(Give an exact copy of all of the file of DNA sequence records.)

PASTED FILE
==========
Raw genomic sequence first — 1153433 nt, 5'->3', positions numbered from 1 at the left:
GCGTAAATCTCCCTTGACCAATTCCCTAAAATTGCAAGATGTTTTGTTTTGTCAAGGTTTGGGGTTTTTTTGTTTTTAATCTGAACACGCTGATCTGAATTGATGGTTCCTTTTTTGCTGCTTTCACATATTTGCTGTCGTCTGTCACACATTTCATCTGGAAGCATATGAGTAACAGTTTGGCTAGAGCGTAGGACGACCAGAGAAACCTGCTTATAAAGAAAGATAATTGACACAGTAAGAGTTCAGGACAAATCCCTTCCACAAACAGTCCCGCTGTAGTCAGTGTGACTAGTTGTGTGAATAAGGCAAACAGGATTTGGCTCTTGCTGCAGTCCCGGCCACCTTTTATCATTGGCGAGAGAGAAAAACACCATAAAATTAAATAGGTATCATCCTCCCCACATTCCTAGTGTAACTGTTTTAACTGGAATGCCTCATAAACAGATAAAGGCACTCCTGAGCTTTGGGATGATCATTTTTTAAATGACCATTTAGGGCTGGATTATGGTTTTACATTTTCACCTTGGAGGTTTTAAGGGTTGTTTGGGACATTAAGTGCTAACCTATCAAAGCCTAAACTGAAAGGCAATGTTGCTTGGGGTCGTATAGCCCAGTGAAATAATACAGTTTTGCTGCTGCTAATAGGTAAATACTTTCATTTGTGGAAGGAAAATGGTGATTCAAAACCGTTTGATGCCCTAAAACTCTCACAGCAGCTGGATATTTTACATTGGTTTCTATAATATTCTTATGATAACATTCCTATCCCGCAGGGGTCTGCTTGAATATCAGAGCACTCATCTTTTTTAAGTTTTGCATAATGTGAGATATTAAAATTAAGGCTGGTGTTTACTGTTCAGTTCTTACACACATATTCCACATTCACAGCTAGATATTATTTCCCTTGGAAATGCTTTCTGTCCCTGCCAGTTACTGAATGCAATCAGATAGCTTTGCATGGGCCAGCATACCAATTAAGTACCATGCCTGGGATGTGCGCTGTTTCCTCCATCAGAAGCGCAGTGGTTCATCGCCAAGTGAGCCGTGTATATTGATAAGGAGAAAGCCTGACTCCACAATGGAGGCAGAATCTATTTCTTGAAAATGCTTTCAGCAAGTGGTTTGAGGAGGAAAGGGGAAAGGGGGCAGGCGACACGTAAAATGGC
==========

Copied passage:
Raw genomic sequence first — 1153433 nt, 5'->3', positions numbered from 1 at the left:
GCGTAAATCTCCCTTGACCAATTCCCTAAAATTGCAAGATGTTTTGTTTTGTCAAGGTTTGGGGTTTTTTTGTTTTTAATCTGAACACGCTGATCTGAATTGATGGTTCCTTTTTTGCTGCTTTCACATATTTGCTGTCGTCTGTCACACATTTCATCTGGAAGCATATGAGTAACAGTTTGGCTAGAGCGTAGGACGACCAGAGAAACCTGCTTATAAAGAAAGATAATTGACACAGTAAGAGTTCAGGACAAATCCCTTCCACAAACAGTCCCGCTGTAGTCAGTGTGACTAGTTGTGTGAATAAGGCAAACAGGATTTGGCTCTTGCTGCAGTCCCGGCCACCTTTTATCATTGGCGAGAGAGAAAAACACCATAAAATTAAATAGGTATCATCCTCCCCACATTCCTAGTGTAACTGTTTTAACTGGAATGCCTCATAAACAGATAAAGGCACTCCTGAGCTTTGGGATGATCATTTTTTAAATGACCATTTAGGGCTGGATTATGGTTTTACATTTTCACCTTGGAGGTTTTAAGGGTTGTTTGGGACATTAAGTGCTAACCTATCAAAGCCTAAACTGAAAGGCAATGTTGCTTGGGGTCGTATAGCCCAGTGAAATAATACAGTTTTGCTGCTGCTAATAGGTAAATACTTTCATTTGTGGAAGGAAAATGGTGATTCAAAACCGTTTGATGCCCTAAAACTCTCACAGCAGCTGGATATTTTACATTGGTTTCTATAATATTCTTATGATAACATTCCTATCCCGCAGGGGTCTGCTTGAATATCAGAGCACTCATCTTTTTTAAGTTTTGCATAATGTGAGATATTAAAATTAAGGCTGGTGTTTACTGTTCAGTTCTTACACACATATTCCACATTCACAGCTAGATATTATTTCCCTTGGAAATGCTTTCTGTCCCTGCCAGTTACTGAATGCAATCAGATAGCTTTGCATGGGCCAGCATACCAATTAAGTACCATGCCTGGGATGTGCGCTGTTTCCTCCATCAGAAGCGCAGTGGTTCATCGCCAAGTGAGCCGTGTATATTGATAAGGAGAAAGCCTGACTCCACAATGGAGGCAGAATCTATTTCTTGAAAATGCTTTCAGCAAGTGGTTTGAGGAGGAAAGGGGAAAGGGGGCAGGCGACACGTAAAATGGC